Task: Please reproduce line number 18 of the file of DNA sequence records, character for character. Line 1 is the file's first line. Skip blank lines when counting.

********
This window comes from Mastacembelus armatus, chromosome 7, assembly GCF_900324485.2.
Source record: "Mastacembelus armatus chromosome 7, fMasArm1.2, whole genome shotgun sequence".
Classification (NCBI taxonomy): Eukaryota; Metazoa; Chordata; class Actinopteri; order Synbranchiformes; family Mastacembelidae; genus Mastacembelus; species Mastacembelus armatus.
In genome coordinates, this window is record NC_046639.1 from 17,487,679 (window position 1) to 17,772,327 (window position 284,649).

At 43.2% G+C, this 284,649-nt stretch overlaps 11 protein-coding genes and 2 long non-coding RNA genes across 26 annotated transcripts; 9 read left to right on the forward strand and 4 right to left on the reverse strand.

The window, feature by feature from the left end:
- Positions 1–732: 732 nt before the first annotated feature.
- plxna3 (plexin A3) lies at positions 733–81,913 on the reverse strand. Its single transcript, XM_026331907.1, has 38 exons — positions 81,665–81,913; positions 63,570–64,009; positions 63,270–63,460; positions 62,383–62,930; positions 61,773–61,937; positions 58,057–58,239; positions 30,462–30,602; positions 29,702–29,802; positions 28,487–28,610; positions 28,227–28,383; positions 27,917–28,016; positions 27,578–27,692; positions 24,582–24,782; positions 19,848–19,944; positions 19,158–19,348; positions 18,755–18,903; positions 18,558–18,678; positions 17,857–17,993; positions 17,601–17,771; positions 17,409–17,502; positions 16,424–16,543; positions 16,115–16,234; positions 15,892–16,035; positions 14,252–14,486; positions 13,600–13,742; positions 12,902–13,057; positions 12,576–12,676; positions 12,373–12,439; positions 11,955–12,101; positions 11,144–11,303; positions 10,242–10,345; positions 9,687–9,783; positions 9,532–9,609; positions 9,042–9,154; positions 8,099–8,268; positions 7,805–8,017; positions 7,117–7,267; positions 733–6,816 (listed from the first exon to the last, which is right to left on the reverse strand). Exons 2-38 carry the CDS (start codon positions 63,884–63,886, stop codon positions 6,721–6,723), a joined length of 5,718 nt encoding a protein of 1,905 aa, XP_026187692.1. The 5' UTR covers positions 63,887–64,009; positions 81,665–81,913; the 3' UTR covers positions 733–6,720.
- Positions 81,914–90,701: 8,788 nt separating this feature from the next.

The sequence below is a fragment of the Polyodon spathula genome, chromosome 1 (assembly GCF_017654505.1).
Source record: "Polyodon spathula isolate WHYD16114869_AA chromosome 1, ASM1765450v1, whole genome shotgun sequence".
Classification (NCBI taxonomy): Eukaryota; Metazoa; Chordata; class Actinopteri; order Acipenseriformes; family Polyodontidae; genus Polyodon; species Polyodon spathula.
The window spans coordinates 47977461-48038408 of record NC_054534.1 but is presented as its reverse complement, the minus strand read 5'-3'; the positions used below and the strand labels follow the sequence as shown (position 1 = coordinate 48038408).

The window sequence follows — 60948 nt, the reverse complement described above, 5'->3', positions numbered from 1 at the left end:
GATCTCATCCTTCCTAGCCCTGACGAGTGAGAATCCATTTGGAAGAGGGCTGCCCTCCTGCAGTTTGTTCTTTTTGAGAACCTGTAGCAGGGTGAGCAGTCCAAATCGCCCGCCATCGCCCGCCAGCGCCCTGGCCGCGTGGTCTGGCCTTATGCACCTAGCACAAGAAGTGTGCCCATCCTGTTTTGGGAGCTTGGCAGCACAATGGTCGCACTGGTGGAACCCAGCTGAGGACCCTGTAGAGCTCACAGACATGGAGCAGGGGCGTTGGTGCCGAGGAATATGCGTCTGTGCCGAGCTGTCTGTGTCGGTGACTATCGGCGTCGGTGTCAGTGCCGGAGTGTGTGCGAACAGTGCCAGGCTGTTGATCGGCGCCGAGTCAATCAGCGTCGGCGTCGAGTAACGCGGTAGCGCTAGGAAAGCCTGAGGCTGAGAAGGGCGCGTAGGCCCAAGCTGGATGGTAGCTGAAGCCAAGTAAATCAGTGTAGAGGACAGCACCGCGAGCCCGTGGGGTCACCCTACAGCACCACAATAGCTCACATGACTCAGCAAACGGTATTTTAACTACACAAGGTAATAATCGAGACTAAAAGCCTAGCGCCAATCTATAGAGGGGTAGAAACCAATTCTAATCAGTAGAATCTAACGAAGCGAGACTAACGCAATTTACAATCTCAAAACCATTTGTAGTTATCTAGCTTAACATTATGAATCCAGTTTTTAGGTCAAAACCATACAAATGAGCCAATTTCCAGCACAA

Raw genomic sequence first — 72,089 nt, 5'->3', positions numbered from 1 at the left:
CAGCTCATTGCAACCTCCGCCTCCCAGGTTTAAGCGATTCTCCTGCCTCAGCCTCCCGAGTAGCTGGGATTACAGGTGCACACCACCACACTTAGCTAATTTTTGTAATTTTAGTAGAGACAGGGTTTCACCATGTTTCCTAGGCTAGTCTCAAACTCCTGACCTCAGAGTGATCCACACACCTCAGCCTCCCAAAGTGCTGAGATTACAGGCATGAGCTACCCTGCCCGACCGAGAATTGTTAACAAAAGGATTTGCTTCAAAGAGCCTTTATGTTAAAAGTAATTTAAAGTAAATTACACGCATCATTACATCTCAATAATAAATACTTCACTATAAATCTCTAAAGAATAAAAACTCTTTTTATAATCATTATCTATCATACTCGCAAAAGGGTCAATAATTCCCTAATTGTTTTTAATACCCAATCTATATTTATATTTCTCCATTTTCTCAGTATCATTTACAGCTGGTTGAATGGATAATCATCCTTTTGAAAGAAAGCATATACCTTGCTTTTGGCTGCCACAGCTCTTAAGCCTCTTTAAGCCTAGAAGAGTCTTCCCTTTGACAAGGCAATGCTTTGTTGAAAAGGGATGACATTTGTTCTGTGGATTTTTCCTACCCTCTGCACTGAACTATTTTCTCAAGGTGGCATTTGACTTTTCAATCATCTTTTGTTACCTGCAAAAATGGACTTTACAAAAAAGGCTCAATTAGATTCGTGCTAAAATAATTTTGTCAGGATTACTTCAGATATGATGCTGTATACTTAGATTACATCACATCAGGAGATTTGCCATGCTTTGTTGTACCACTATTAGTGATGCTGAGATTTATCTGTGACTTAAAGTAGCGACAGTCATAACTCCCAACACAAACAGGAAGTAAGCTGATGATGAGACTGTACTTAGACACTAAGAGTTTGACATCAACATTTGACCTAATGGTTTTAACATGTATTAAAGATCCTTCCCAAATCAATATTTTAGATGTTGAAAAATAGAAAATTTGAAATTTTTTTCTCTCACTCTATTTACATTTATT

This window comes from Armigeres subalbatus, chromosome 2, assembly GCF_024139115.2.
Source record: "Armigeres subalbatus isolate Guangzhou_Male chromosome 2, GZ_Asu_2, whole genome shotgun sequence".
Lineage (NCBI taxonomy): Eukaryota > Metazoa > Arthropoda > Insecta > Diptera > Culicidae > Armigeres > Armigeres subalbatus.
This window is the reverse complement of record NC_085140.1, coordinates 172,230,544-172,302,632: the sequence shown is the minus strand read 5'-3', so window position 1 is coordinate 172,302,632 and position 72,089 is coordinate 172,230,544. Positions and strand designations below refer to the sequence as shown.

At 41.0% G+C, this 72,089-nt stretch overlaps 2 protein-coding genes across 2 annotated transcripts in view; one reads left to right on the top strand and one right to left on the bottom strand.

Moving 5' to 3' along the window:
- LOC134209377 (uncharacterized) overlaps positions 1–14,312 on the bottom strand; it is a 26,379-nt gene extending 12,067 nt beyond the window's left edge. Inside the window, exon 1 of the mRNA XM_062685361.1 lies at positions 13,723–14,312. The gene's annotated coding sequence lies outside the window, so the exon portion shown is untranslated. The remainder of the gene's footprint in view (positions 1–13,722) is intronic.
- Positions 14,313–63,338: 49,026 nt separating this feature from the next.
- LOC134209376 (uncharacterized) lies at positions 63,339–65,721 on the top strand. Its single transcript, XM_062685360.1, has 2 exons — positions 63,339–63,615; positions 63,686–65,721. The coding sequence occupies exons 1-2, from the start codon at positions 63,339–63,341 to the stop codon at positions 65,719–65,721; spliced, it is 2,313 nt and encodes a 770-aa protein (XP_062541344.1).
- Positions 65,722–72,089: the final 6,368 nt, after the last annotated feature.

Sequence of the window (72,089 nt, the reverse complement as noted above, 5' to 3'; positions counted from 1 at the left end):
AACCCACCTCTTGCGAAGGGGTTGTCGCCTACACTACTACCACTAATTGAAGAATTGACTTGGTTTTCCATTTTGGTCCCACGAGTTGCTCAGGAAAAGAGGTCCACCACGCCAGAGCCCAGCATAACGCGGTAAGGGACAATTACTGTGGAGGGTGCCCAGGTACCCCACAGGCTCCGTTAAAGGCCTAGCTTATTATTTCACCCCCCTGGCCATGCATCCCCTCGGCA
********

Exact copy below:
This window comes from Armigeres subalbatus, chromosome 2, assembly GCF_024139115.2.